Lemonade Syllabus

I am so excited to start this feature of the blog. If you’re on Litsy, you may have joined the Litsy Feminist Bookclub which is reading its way through the Lemonade Syllabus. Inspired by Beyonce’s project, the Syllabus was compiled by Candice Benbow and many other scholars to celebrate black womanhood in fiction, non-fiction, and other forms of media.

Our first book comes from the top of the fiction list, Americanah by Chimamanda Ngozi Adichie. As it happens, today, Sept. 15, is Adichie’s birthday, so it seems like destiny to start the discussion today! We’ll be reading this book through Oct. 15 and then discussing it on our litsy page.

It’s no spoiler to say that the main character in Americanah runs a popular blog. In this blog, she highlights the intersection of race and gender on the internet. Because of this, we wanted to highlight some black female bloggers to follow and get their take on how the medium works for them.

Justina Ireland

I am more than thrilled that Justina Ireland takes the first spot in this series of interviews. Ireland is a young adult author (Vengeance Bound, Promise of Shadows) and is a vocal critic of race in the media and publishing in her blog and Twitter posts.


1.How did you get into blogging?

I started blogging for a local newspaper back in 2006.  At the time I was feeling like the only liberal in in my very conservative area.  I stopped after having a kid and then picked it back up on a private site when I was looking for a literary agent.  At the time all of the advice I read urged writers to have a “platform” online prior to querying an agent (this is terrible advice don’t worry about that).  So here I was writing all of these vapid blog entries that I hated in pursuit of some esoteric idea of a platform. Once I was agented my agent told me that was silly and not to worry about it, so I didn’t.  And then once my first book was published I kept hearing about all of these “rules” about things authors could and couldn’t blog about.  It killed my desire to write anything.

And then, after my second book came out and my publisher passed on my option I felt freed to do whatever the fuck I wanted.  So I started blogging again about the diversity discussions I saw happening around me, and that’s the blog on my website to this day.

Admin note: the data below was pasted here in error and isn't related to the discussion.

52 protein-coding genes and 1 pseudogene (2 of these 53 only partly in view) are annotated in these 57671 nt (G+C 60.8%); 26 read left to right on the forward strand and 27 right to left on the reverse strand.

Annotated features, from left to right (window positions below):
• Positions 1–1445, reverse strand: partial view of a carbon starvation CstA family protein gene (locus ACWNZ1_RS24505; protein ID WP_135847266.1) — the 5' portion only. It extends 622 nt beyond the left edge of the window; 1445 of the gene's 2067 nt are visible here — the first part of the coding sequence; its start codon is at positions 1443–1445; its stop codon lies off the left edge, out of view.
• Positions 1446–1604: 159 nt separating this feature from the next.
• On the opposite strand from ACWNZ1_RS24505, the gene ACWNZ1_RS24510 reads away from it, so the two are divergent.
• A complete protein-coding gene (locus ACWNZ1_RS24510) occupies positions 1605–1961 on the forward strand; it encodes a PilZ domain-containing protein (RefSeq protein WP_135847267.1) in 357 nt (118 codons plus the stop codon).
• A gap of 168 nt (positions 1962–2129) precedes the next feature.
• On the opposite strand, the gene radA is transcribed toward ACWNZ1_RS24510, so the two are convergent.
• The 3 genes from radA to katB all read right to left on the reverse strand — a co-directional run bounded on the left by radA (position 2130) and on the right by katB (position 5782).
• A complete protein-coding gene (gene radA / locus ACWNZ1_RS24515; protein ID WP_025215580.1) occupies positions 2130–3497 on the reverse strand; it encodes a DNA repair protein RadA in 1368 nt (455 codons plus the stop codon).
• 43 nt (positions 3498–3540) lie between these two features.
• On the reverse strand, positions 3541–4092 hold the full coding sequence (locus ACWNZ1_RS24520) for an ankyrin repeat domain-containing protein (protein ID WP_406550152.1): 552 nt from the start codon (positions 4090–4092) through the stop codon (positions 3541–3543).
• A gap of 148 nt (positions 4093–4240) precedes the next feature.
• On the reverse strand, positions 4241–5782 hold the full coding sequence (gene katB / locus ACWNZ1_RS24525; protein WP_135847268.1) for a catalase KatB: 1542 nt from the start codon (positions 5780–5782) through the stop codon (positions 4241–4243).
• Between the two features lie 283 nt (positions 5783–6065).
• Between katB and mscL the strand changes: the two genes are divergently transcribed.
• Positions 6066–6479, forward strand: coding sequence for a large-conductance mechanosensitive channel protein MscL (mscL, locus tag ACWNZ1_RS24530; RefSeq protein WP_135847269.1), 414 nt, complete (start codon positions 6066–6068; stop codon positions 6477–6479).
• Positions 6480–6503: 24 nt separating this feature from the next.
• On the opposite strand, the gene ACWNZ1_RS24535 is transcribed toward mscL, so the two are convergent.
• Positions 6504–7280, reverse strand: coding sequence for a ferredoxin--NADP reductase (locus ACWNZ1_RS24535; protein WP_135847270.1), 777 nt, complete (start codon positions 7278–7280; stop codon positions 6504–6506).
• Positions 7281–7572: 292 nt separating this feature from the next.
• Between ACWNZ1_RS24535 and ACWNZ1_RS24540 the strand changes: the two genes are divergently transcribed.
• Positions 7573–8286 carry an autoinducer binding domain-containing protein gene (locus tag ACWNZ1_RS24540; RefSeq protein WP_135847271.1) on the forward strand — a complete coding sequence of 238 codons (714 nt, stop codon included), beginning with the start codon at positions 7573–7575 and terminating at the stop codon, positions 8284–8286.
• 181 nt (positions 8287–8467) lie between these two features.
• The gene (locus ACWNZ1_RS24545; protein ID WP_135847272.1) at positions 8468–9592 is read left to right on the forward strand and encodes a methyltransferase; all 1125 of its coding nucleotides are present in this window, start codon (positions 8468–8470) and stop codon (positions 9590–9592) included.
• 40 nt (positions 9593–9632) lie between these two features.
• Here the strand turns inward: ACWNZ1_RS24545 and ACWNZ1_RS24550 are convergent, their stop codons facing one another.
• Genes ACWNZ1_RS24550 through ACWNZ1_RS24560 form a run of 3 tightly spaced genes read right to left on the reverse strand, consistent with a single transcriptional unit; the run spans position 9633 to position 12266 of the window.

2.What are your favorite kinds of topics to tackle?
I like writing about issues of equality and representation of marginalized groups in fiction, because I think it’s something that terrifies people.  The things that scare people are always the most interesting to write about.
3.What post are you most proud of, and why?
I wrote a Diversity 101 Post that’s proven to be pretty evergreen.  It’s nice when you write something that you can point to over and over.  It’s a real timesaver.

4.Who are your favorite blogs to follow?

I read Stacked and Book Riot for book recommendations. Other than that I don’t follow individual blogs so much as I follow people on twitter and always read their blogs.  Mikki Kendall (https://twitter.com/Karnythia) and K Tempest Bradford (https://twitter.com/tinytempest) are two of my faves.
5.What’s the weirdest/best/worst interaction you’ve had with a follower?
Most of my weird interactions happen on Twitter rather than my blog, and they vary from dick pics in my DMs (which makes me laugh because no one’s dic looks good on a cell phone camera) to random “I Love you Justin follow me!!!” I apparently come up in a Justin Beiber twitter search.

6.Best book you’ve read this year?

Oh man, I haven’t read nearly as much as I should (and you’re going to link to my poor ignored Litsy account, aren’t you?)
–Interrupt to say, oh yes, yes we are :)–
I’d have to say Max Gladstone’s Three Parts Dead has been my favorite book this year.
7.Favorite track on Lemonade?
The one where Beyonce sings
Thank you so much, Justina, for taking the time to answer some questions. Please join us to read through the Lemonade Syllabus. Want to be a featured blogger? @ me on Twitter and let’s talk!